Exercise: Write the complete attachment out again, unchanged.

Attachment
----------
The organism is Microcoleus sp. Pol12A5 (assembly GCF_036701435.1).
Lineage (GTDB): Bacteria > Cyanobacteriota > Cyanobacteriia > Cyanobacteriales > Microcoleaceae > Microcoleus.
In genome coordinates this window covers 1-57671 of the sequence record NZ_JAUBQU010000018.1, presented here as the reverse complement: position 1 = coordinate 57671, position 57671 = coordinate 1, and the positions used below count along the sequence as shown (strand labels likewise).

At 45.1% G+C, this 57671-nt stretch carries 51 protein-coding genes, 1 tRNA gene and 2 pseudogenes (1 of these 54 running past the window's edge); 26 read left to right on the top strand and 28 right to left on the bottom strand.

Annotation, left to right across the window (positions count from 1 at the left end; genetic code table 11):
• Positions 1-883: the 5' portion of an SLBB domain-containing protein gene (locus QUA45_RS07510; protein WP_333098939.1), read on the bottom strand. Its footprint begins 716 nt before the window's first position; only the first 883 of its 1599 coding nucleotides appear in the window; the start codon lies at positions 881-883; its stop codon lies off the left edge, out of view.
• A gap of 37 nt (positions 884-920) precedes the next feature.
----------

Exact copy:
The organism is Microcoleus sp. Pol12A5 (assembly GCF_036701435.1).
Lineage (GTDB): Bacteria > Cyanobacteriota > Cyanobacteriia > Cyanobacteriales > Microcoleaceae > Microcoleus.
In genome coordinates this window covers 1-57671 of the sequence record NZ_JAUBQU010000018.1, presented here as the reverse complement: position 1 = coordinate 57671, position 57671 = coordinate 1, and the positions used below count along the sequence as shown (strand labels likewise).

At 45.1% G+C, this 57671-nt stretch carries 51 protein-coding genes, 1 tRNA gene and 2 pseudogenes (1 of these 54 running past the window's edge); 26 read left to right on the top strand and 28 right to left on the bottom strand.

Annotation, left to right across the window (positions count from 1 at the left end; genetic code table 11):
• Positions 1-883: the 5' portion of an SLBB domain-containing protein gene (locus QUA45_RS07510; protein WP_333098939.1), read on the bottom strand. Its footprint begins 716 nt before the window's first position; only the first 883 of its 1599 coding nucleotides appear in the window; the start codon lies at positions 881-883; its stop codon lies off the left edge, out of view.
• A gap of 37 nt (positions 884-920) precedes the next feature.